I don't know about you, but I derive a certain inner sense of well-being when a company that makes products that are designed to explode uses phrases like "mission assurance" and "process discipline." Call me crazy, but let's face it: Some things in life are, well, serious. So you'll be glad to hear that defense contractor Raytheon (NYSE:RTN) punctuated its first-quarter earnings call with a discussion about how employees are focused on quality, and Raytheon's products stand for "no doubt."

Amid those solemn declarations, the company managed to deliver a very upbeat review of the results, as net income rose 30% on a sales gain of 6%. Digging deeper, the results were even better. Excluding discontinued operations and the effect of an accounting change in the previous year, income from continuing operations rose 94% to $196 million this year from $101 million last year. That translates into EPS from continuing operations of $0.43 per share, $0.10 per share higher than the consensus forecast of analysts.

Raytheon also raised earnings guidance by $0.05 for the full year, to a new range of $1.85 to $1.95 from a previous range of $1.80 to $1.90. The nickel improvement is expected to come primarily from higher profits in core business operations and lower interest expense. The dividend was increased 10% to $0.22 per quarter from $0.20, and the company is continuing to buy back its shares, purchasing 1.4 million shares during the first quarter. Order backlogs continue to grow, ending the first quarter at $32.8 billion, up 5% compared with the same period last year.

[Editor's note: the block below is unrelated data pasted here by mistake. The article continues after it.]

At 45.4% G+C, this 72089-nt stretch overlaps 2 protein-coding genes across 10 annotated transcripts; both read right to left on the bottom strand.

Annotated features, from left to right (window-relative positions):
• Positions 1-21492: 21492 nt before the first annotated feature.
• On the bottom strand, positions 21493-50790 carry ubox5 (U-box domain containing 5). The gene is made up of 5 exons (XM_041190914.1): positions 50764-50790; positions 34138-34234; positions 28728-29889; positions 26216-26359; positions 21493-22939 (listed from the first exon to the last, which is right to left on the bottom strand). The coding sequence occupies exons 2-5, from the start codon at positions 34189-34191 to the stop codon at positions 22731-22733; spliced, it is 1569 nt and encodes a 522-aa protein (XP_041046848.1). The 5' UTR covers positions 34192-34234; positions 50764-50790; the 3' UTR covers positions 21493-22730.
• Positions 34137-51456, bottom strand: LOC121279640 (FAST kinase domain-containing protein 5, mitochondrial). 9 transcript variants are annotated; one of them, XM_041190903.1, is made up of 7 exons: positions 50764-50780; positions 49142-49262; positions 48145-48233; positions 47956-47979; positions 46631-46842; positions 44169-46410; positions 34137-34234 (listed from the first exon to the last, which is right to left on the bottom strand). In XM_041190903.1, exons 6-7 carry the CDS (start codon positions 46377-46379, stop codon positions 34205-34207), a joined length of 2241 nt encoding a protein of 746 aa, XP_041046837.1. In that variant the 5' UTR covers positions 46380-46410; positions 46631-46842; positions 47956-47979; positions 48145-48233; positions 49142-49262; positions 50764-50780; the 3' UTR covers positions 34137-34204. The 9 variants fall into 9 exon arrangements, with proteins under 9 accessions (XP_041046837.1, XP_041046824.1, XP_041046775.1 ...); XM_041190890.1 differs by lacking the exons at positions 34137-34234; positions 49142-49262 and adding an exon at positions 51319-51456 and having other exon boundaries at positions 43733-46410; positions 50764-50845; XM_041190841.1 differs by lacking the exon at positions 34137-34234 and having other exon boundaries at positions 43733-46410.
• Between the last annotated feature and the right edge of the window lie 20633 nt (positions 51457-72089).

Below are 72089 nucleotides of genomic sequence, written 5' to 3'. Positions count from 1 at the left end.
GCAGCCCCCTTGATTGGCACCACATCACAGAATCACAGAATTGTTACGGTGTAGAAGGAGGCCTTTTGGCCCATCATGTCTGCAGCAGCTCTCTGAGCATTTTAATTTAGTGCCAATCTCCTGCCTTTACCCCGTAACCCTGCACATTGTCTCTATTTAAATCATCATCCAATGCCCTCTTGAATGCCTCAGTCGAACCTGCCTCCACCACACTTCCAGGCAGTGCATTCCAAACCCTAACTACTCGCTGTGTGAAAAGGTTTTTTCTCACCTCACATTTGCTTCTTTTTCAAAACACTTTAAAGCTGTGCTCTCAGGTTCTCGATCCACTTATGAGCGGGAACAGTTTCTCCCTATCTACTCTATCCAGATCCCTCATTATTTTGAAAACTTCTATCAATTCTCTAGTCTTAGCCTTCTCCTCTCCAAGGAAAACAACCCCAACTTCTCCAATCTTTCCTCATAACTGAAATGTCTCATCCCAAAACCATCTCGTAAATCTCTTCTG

Other defense contractors are also reporting solid first-quarter gains, as Northrop Grumann (NYSE:NOC) posted a 73% increase in net income, and Goodrich (NYSE:GR) managed a 23% improvement. Both also raised their earnings outlook for the year.

For our readers, I will admit it can be a challenge to buy the shares of these companies while following the Warren Buffett rule of never buying into a business you can't understand. But several of these players are investing in technologies that are worth keeping an eye on, like gestural interface at Raytheon. And as Rich Smith pointed out in January, the enterprise value-to-free cash flow levels for several of the top defense contractors look pretty reasonable. If the war on terrorism remains a high priority for our national leaders, and what's to make us think it won't, someone is going to make a profit on it.

Raytheon has solid cash flows, a large backlog of government contracts, and pays a dividend over 2% -- not too shabby. It might be worth considering Raytheon for your team.

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Fool contributor Timothy M. Otte doesn't own the stock of any companies mentioned in this article.